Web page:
Cone of silence

We are 20 days into December and it has looked like

  • a week of manically trying to tie up all the loose ends of my job, followed by,
  • five days of teaching a small group of students I had never met before how to write and deliver a bible talk in a noisy aircraft hanger filled with 500 other people, followed by,
  • five days of volunteering at an inner-city church, culminating in,
  • preaching my first ever sermon, followed by
  • three final days of work, with my job wrapping up last Wednesday.

Last Sunday, the day I preached, I woke up with a tickling feeling at the back of my throat, and now, nearly a week later, I have descended into the depths of the worst cold virus I’ve ever contracted. It’s in my head and in my joints and in my sinuses, and worse of all, in my throat. I can’t talk to anyone! For days and days I have been unable to say what I want to say, communicating with Matt by little scraps of paper, rudimentary Auslan and the notes app on my iPhone.

Not being able to communicate for days on end is so debilitating. The couple of times I’ve gone out to the shops, I’ve had to sign or write down my order. It’s been both fascinating and also annoying to engage with shop assistants who jump to conclusions that I am a deaf or mute person. It’s also annoying to try and get things done before Christmas next week. Having a conversation with Matt about what presents we still need to buy, or what we are going to do before Christmas next week takes infinitely longer, and it’s so hard to expressed myself in writing or sign.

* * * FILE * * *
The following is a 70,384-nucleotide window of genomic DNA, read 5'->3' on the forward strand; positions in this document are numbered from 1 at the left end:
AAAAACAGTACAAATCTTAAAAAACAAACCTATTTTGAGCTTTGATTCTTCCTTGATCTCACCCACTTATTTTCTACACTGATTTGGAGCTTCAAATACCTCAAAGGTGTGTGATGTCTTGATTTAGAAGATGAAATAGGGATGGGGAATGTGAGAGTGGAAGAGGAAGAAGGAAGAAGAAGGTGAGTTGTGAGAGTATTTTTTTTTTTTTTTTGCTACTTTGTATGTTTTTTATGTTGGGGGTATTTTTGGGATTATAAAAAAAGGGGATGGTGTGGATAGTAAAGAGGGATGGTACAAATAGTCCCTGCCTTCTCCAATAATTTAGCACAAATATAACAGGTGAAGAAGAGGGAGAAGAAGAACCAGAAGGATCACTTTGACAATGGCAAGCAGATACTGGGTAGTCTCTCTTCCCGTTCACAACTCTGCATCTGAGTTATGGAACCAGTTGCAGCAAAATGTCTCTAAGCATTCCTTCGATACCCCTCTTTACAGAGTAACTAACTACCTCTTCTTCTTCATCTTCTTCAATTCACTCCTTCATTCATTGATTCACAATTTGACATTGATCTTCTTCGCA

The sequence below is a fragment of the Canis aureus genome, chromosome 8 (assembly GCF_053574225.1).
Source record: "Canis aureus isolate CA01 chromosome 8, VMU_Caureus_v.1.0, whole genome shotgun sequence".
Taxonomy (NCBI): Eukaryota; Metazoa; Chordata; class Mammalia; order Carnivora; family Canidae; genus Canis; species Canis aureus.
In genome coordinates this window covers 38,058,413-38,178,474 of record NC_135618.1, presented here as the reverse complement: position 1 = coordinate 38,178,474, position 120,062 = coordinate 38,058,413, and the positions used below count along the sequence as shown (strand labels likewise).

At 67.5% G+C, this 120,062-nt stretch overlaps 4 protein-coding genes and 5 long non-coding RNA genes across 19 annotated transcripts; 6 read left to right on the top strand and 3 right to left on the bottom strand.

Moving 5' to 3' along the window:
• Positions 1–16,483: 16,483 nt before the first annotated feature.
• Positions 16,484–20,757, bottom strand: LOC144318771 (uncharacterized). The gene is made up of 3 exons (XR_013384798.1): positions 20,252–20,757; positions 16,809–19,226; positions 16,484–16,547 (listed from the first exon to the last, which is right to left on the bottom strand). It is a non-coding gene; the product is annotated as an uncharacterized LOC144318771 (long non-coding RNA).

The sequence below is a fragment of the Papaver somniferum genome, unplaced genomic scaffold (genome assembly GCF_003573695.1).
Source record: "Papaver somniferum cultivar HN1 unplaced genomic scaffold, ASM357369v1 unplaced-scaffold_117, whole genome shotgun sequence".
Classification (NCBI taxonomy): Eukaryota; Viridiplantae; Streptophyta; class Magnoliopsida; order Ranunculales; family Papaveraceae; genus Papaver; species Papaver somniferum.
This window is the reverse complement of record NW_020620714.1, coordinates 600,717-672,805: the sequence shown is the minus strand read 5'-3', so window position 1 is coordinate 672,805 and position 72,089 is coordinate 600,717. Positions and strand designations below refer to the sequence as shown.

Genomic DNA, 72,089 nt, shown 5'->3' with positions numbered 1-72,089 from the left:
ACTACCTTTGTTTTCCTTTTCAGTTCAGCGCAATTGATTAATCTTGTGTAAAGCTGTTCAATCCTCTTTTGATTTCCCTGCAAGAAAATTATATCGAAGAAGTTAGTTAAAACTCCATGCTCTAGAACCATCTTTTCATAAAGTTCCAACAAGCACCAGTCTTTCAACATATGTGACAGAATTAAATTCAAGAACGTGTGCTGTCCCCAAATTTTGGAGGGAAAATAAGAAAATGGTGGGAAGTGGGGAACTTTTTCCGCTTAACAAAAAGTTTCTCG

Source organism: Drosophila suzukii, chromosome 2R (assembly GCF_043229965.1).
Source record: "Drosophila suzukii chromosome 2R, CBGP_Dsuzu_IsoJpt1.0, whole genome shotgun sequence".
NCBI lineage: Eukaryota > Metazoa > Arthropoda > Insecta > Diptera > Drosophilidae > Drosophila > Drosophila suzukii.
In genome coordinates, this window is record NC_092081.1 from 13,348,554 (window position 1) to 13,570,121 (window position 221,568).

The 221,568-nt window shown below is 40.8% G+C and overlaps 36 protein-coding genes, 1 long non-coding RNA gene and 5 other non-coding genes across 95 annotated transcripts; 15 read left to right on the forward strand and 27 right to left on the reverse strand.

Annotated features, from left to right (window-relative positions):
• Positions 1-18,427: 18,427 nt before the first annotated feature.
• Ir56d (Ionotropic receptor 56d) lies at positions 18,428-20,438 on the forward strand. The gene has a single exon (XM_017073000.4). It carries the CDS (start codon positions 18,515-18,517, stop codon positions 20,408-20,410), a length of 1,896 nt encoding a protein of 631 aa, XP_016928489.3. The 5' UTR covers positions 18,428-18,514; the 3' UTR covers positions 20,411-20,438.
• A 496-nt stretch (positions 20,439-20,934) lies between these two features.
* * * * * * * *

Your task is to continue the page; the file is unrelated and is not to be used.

But not being able to communicate is also so disappointing. This was going to be my holiday, my recovery time, my time for tidying up Christmas things, my time for seeing friends and family. Instead I am spending it nursing headaches, enduring hours of fitful and interrupted sleep, trapped in my head without anyone to talk to. I guess this just serves as a reminder that it was never ‘my time’ to begin with.

The only thing that is not impeded is my prayers. In the middle of my cone of silence it’s been a great relief to talk openly to the Lord, to tell him everything right away without needing to write it down. I’d love to be able to sing Christmas Carols that praise him, or to sit around the table with friends and share things to thank him for. But the thing where I just pray by myself on my own in my head, I’m still not very good at doing that. Maybe I can use this time to practice more.

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One thought on “Cone of silence

  1. Eric

    15 years since I was last at NTE. Good times. Some mates I went with were there this time, now staff workers.
    Lucky we can do some shopping online, and good that “God with us” doesn’t depend on “us”.

    Reply

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